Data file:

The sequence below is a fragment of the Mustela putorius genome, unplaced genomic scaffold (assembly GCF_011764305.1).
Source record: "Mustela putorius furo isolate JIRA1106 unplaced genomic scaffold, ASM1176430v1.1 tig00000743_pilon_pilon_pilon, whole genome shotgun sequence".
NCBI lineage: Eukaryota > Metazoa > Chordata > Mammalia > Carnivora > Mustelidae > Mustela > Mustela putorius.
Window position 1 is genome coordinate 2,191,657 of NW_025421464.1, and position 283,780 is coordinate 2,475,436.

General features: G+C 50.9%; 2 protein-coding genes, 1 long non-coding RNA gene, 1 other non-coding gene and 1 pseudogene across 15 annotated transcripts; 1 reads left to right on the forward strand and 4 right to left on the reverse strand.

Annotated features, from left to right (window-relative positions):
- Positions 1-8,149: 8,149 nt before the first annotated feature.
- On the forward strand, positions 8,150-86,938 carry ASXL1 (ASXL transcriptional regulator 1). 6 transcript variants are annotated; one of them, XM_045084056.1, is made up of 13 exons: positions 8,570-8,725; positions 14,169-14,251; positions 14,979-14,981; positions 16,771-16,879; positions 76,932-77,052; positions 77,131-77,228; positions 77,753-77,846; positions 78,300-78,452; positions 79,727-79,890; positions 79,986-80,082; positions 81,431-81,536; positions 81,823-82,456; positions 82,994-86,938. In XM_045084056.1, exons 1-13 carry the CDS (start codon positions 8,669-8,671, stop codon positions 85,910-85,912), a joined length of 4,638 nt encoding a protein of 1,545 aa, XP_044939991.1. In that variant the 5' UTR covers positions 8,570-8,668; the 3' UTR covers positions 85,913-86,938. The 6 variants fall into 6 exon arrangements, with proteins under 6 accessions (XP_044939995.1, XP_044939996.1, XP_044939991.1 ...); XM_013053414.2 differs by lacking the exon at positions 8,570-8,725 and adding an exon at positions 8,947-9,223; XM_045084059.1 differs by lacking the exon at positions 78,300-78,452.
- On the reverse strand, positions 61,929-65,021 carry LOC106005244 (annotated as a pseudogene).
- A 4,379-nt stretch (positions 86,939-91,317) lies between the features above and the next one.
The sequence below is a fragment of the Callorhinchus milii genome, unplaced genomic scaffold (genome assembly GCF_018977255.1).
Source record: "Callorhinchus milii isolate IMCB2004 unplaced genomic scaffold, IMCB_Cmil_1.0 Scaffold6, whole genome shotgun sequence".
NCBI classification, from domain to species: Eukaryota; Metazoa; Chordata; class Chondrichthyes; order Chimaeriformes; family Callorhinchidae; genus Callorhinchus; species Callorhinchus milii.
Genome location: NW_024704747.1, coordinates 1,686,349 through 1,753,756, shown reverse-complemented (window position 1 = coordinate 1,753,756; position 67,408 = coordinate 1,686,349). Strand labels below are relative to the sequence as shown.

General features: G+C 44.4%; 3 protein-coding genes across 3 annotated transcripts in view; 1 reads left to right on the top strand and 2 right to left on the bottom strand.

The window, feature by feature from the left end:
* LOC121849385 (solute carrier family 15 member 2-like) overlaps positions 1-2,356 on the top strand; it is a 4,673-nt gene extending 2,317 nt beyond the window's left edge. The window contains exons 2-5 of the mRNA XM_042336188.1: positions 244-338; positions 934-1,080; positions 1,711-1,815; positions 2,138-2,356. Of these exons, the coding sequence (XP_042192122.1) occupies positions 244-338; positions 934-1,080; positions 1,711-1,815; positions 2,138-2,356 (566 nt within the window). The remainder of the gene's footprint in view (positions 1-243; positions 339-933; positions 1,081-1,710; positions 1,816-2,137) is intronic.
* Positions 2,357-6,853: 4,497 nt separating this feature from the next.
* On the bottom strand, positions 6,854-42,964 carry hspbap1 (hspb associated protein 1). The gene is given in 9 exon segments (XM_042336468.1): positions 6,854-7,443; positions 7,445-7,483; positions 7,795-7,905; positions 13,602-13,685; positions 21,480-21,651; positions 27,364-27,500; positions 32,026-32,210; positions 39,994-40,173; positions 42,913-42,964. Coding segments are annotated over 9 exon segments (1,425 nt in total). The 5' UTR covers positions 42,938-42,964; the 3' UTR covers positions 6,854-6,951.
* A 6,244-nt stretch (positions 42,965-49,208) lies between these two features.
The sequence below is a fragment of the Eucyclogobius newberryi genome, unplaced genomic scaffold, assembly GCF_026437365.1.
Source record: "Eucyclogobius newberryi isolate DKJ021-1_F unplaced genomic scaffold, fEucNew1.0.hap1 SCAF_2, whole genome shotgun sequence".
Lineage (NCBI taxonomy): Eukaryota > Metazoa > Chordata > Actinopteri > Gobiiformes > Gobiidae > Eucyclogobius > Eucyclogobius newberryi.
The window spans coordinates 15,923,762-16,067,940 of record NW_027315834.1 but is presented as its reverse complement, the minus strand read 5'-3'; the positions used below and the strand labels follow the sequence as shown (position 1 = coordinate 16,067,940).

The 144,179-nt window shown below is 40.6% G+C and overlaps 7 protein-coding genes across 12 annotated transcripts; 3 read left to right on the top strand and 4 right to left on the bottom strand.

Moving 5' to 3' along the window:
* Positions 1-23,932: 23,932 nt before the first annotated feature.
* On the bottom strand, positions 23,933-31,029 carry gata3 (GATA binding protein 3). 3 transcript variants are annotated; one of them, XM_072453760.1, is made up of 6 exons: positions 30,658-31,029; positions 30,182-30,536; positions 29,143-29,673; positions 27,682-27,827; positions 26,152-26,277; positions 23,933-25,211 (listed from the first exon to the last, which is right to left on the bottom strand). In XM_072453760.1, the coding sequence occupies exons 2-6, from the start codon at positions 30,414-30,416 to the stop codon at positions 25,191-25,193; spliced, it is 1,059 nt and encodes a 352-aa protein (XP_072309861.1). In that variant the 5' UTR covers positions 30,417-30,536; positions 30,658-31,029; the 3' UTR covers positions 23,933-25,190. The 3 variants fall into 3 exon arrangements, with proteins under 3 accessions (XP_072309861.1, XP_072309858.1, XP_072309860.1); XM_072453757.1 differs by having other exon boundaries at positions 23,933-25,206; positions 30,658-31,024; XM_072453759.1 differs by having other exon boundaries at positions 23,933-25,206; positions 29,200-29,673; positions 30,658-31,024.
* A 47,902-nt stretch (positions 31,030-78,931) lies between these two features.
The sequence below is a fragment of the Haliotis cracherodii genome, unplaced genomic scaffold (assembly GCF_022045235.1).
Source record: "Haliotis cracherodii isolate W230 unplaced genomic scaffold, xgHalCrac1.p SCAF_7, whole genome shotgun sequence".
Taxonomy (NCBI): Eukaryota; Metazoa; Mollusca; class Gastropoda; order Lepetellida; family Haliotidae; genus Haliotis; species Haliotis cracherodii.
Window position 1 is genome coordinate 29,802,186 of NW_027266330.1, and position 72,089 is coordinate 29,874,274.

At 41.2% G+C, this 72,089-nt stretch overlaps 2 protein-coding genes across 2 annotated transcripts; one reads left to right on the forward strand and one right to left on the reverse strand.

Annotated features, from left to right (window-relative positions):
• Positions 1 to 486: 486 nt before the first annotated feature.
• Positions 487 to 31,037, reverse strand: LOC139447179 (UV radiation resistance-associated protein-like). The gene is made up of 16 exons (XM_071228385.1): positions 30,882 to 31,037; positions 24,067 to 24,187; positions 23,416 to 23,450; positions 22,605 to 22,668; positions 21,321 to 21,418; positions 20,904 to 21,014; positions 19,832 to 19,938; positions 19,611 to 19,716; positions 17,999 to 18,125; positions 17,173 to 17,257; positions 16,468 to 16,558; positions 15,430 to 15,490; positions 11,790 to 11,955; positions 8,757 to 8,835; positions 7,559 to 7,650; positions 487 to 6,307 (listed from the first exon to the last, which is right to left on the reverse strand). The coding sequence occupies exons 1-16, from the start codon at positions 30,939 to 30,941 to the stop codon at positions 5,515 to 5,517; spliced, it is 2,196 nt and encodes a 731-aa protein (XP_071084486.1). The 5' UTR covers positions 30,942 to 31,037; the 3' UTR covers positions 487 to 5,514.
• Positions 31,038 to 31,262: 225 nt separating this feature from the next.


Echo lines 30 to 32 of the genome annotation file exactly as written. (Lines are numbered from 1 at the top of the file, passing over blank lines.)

The sequence below is a fragment of the Haliotis cracherodii genome, unplaced genomic scaffold (assembly GCF_022045235.1).
Source record: "Haliotis cracherodii isolate W230 unplaced genomic scaffold, xgHalCrac1.p SCAF_7, whole genome shotgun sequence".
Taxonomy (NCBI): Eukaryota; Metazoa; Mollusca; class Gastropoda; order Lepetellida; family Haliotidae; genus Haliotis; species Haliotis cracherodii.